A lot has already been written about teams and a lot is invested in team building: People drink, climb and analyse with psychological help. Who doesn’t want to be part of a successful team these days? But what if essential prerequisites are missing? Then the manager’s efforts run into void and it remains with a group of people. But is that really bad?
Let’s think again about what makes a team: There are of course the members that make up the team. The team has a common task, its mission. Ideally, every team has an identity. This can be supported by the name, a common logo or a battle cry. As already described in another post, a sociable get-together with support of alcohol also helps to shape the team.
Modern leaders invest a lot of effort in this process. They organise offsites, create space for norming discussions and also hire external coaches to accompany the team-finding process. After all, in addition to creating efficient cooperation, it is also a matter of binding the team members to the manager. By investing in teambuilding measures, you create recognition for yourself – regardless of whether you position yourself as a person of authority or as a collegial primus-inter-pares.
Teambuilding also always creates a sense of community in order bind its members and swear them to a common goal. But this is exactly one of the pitfalls in the formation of the “team”.
In a larger organization, everybody is part of several groups at the same time: There are the direct colleagues as a peer group, the own department, different inclination groups for content-related work. To a certain extent, these groups compete recruiting you as part of their “team”.
The sense of beloging depends very much on how much time you spend together collaborating on a common task. When I, as a department manager, meet with my colleague once a week in the department jour fixe, but invest the rest of the time in the department tasks, I will rather see the department as my emotional home – my team.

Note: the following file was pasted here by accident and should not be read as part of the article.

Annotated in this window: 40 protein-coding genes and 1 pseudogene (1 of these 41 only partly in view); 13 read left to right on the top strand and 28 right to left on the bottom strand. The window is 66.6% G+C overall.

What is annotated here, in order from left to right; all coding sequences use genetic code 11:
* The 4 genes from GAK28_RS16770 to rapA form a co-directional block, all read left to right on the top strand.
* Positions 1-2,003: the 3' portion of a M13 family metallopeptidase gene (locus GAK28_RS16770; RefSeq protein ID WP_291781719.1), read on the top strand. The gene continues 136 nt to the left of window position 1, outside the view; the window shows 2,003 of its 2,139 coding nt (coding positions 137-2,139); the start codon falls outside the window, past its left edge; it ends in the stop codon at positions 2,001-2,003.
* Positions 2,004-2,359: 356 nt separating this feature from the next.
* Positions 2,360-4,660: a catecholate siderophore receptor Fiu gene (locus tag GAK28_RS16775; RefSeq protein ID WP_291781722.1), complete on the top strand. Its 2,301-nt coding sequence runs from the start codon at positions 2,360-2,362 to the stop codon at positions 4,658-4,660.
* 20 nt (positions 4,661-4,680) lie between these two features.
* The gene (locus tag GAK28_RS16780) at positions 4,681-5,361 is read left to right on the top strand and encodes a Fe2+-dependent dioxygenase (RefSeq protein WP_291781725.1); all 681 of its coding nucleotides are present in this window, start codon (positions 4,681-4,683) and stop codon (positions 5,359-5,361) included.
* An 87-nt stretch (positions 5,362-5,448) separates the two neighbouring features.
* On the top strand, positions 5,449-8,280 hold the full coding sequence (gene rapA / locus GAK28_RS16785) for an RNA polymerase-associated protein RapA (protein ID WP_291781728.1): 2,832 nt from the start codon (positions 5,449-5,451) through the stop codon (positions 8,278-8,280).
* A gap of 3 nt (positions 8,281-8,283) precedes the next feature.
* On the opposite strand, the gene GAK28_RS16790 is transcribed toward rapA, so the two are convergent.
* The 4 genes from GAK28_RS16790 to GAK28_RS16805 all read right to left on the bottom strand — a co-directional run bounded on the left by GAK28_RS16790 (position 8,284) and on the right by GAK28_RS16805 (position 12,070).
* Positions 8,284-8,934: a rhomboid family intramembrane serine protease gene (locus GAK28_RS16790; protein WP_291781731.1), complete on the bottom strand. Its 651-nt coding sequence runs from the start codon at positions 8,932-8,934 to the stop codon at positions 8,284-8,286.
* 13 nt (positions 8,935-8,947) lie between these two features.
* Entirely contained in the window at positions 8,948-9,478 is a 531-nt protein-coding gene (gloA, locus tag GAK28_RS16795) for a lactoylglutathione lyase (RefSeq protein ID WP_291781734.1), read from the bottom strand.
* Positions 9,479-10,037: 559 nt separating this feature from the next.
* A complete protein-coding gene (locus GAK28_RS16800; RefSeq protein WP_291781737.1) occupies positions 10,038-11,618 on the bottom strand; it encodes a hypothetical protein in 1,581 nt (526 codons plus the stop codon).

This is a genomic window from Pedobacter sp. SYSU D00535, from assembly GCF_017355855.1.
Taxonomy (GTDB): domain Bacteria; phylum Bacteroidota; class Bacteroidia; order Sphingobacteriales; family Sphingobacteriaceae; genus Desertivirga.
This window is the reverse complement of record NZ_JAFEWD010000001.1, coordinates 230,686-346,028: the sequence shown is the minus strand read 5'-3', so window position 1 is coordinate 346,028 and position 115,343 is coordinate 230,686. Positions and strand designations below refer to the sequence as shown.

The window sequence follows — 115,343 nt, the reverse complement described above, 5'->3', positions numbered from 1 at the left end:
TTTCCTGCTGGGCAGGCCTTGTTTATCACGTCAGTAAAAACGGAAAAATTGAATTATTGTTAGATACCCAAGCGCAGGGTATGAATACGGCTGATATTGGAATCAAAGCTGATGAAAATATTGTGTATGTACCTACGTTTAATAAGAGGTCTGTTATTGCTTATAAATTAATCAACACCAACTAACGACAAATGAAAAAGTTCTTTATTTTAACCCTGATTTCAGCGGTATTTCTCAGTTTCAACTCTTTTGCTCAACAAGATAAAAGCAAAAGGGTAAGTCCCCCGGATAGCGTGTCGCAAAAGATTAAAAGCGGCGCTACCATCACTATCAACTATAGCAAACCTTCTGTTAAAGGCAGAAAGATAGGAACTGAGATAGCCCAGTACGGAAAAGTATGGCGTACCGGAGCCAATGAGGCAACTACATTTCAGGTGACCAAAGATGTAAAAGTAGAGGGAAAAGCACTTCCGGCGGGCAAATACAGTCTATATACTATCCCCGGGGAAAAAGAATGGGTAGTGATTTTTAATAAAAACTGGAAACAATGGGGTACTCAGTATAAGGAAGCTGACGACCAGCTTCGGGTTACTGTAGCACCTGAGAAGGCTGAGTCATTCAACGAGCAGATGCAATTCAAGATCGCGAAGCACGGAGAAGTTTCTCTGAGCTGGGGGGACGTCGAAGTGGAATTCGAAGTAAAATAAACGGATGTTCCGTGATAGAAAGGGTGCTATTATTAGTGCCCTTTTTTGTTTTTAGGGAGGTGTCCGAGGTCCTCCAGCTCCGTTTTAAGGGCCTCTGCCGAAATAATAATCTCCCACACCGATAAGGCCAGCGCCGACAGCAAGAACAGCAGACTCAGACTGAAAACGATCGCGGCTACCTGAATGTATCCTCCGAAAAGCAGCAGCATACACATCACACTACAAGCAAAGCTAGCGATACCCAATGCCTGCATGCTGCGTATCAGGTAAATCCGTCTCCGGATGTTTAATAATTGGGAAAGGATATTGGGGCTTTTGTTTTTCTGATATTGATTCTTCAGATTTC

I will then be more likely to act as a delegate of my department team in the division group than to feel part of the department manager “team”. This is not bad per se, as a department manager my focus should be on the department.
At this point there is a big difference between a goal-oriented project world in which everyone works together on a clear mission and the heterogeneous construct of a company that has to cope with a whole bouquet of diverse tasks.
In such an environment, it will be much more difficult to develop an effective common mission with which everyone can identify. Too often I have seen elaborately formulated vision and mission statements that decorate the walls, but do not reach the hearts of employees.
It is therefore clear that team-building measures do not fully work for a group. Of course, it is not harmful to create understanding for the individual strengths and weaknesses in a group and to develop common standards. As a leader, however, I should not overtax the team spirit and be aware that I will never be able to form a fully-fledged team out of delegates in a group. This should not frustrate me at this point and I should certainly not live out my frustration with the group.
Here, too, a common understanding is important. As a group I can also work successfully together into the same direction.
What about you?
Which team do you belong to?
Have your teambuilding measures ever run nowhere?
Have you ever wanted to impose the team idea on a group?